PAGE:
It’s a hiker’s worst nightmare – you’re four miles into a 10-mile loop when you startle an unsuspecting snake. The snake does what it’s programmed to do and lashes out to defend itself against a perceived threat – in this case, you.
What do you do? Equally important, what should you not do? There is, unfortunately, a lot of misinformation propagated by popular culture that could easily cause much more harm than good.
- Popular media often shows people or their friends attempting to suck the venom out. Although comedy ensues on the screen, this should be avoided in real life. The same goes for cutting the area to try to bleed the venom out or otherwise remove it. This only increases the chance of infection and excessive bleeding. Chances are, your knife isn’t sterile anyways.1, 2, 3
- Using a suction device or trying to suck the venom out with your mouth is not an effective treatment. Studies have shown this only removes a negligible amount of venom, at most. If anything, it only increases the chance of infection.
- Do not tourniquet the area. You should actually take off any restrictive clothing, such as a watch if you’re bitten on the hand or arm, to allow blood flow. The venom will spread regardless and the area will swell. Having restrictive clothing on could cause injury and having the venom concentrated in one spot could exacerbate tissue damage.
- You should clean and disinfect the wound, although there’s not a whole lot else you can do without anti-venom at this point.
- Movement of the limb should be restricted as much as possible, but you should also try to get out of the area to reach first aid. If the bite is on your arm or hand, consider creating a sling to minimize movement of the affected limb.
- If you are bitten out on the trail and you don’t have cell reception, you need to get to an area where you can call 911. If you’re with people, which you should be if you’re on a long hike or backpacking, you could let someone else hike to get help. However, if this will delay you in reaching a hospital or clinic that possesses anti-venom, it may be better for you to hike out yourself if you’re able.
- Staying calm is important, as you should preferably keep your heart rate low to slow the venom’s spread.
- Although ice may numb the pain, it also reduces blood flow, which should be avoided.
- Driving yourself to an urgent care clinic or emergency room isn’t always ideal because the venom may affect your ability to operate a motor vehicle.
If you’re deep in the wilderness with no cell reception, waiting also shouldn’t be considered a viable option. Unless you’re confident someone with a satellite phone is going to happen upon you in short order, you need to try to get out and reach first aid.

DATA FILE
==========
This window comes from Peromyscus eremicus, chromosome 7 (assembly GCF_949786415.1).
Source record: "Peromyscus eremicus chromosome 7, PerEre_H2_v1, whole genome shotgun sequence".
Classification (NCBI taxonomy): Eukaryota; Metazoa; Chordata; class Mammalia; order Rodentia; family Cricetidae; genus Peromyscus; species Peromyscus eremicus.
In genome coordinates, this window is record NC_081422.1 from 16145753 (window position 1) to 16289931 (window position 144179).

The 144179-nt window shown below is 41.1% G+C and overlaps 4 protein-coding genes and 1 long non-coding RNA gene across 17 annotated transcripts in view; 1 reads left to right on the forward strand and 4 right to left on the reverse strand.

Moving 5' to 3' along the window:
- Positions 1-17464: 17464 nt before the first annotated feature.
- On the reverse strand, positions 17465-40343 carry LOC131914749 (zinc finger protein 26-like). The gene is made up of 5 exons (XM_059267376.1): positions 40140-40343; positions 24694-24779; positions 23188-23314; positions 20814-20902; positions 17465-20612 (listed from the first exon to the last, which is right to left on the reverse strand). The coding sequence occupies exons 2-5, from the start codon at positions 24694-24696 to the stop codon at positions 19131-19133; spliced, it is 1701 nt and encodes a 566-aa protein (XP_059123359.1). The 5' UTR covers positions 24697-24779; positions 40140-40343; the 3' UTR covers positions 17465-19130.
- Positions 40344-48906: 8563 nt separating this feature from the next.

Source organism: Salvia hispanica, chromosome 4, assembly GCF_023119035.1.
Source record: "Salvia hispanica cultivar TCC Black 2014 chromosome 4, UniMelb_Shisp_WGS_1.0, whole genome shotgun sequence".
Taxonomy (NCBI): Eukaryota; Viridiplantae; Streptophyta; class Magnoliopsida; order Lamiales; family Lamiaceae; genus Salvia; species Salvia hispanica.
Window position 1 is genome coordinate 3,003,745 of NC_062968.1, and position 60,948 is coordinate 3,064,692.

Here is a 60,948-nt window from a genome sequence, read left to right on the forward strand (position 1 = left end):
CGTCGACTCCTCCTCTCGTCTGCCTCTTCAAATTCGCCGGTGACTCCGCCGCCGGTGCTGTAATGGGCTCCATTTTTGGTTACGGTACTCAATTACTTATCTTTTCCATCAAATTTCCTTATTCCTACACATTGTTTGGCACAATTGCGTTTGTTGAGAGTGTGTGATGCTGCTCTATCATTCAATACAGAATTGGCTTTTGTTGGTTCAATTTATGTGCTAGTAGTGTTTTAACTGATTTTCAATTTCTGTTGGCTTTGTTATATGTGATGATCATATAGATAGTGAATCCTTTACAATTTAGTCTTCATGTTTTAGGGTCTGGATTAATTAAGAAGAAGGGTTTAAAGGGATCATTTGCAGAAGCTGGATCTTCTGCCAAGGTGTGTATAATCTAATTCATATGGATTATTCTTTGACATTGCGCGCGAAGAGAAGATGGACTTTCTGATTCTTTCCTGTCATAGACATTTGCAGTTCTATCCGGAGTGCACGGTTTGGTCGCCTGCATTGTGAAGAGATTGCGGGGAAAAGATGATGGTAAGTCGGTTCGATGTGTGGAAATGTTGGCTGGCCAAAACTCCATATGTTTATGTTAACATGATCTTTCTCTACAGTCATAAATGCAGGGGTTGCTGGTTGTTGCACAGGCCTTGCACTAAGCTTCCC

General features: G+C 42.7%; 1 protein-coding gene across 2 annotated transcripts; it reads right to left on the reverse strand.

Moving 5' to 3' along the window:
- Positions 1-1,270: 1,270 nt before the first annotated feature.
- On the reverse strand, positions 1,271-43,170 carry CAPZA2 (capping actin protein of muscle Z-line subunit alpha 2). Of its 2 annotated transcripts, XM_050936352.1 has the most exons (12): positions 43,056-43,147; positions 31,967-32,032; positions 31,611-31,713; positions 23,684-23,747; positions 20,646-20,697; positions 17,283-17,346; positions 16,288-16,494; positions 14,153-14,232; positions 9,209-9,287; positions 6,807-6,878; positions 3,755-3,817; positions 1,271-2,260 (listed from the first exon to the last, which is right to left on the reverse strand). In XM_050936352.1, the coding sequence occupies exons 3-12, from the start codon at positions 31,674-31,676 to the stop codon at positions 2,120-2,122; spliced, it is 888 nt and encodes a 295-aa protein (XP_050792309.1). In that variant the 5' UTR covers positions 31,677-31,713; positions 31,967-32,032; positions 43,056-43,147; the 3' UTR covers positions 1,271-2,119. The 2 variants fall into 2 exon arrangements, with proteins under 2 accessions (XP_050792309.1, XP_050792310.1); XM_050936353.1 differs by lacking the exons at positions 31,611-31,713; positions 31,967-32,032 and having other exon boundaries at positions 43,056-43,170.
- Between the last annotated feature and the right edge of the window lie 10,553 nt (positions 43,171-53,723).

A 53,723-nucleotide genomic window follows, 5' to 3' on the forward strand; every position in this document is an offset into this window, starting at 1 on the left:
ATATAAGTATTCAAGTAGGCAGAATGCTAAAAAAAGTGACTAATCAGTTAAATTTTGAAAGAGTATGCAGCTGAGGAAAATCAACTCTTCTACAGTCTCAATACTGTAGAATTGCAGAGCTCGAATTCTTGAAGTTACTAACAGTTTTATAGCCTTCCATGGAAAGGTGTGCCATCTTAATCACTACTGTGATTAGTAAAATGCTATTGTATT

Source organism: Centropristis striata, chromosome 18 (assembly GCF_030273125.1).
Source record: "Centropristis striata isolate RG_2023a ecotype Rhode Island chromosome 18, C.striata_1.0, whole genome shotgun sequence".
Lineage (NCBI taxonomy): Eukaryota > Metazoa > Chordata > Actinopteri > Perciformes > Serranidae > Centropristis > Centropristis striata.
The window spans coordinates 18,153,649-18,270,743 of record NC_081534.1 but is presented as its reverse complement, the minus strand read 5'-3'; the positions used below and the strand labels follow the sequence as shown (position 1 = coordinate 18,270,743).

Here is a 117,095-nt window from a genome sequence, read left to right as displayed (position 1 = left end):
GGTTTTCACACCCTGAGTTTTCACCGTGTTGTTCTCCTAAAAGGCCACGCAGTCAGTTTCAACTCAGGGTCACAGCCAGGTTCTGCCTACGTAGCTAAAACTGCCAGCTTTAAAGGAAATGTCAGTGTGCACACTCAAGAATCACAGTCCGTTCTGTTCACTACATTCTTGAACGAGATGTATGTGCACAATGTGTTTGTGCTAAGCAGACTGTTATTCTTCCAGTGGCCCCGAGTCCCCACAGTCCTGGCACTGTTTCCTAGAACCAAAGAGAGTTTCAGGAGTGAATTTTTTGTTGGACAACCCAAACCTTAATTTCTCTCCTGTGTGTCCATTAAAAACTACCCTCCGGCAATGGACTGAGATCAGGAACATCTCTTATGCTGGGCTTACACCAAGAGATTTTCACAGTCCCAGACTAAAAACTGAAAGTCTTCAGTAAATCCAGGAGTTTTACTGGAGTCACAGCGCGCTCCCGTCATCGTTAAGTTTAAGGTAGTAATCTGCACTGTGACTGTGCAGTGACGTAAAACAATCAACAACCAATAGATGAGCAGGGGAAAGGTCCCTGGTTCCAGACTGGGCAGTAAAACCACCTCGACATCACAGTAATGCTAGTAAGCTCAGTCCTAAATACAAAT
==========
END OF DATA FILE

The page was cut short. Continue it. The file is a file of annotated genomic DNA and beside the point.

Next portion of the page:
One of the most common ways snake bites lead to serious injuries is the initial flight reaction of the victim. More people suffer severe injuries tripping over rocks or roots while trying to flee or falling down steep inclines off the sides of trails than from the bite itself.
Bites are serious, and you should seek the assistance of a medical professional who can administer anti-venom as soon as possible, but panic will not improve your situation.
According to the Centers for Disease Control and Prevention, approximately 7,000 to 8,000 people are bitten by snakes in the United States every year.4 Only about five of those people die, and it’s often due to an allergic reaction to the snake venom. Anti-venom is highly effective, and many venomous snakes are not quite as deadly as media would have you believe.
Avoiding Being Bitten
One of the best things you can do is simply avoid being bitten by a snake. There are certain precautions hikers can take to minimize their chance of being bitten.
- Watch where you’re stepping. Snakes like to sunbathe on warm rocks, so watch out for rocky, sunny spots. They also like to hide in piles of leaves or other camouflaged places while they wait for prey.
- Some people will advise you to step on a rock or log instead of over it because a snake could be hiding underneath and may lunge at the back of your foot or ankle if startled. This goes for any dark holes or crevices – they’re generally best avoided.
- Don’t try to chase or move a snake if you see one on the trail. Just avoid it and warn other hikers that there is a snake on the trail.
- If you’re listening to music, podcasts or audiobooks, only keep one earbud in. Hearing is an important sense, especially when it comes to rattlesnakes that have a built-in warning to help you avoid them.
- Snakes generally like to rest during the day and are most active at night, so hikers tend to run into them more often in the early morning or evening.
Get Help From a Complete Care ER or Urgent Care
If you are bitten by a snake in Texas or Colorado Springs, Colorado, there may be a Complete Care urgent care or ER nearby to provide assistance. Our highly skilled medical professionals can quickly provide the treatment you need to recover from snake bites so you don’t experience any lasting damage and can get back out on the trail as soon as possible. Visit us online to find a Complete Care facility nearest you.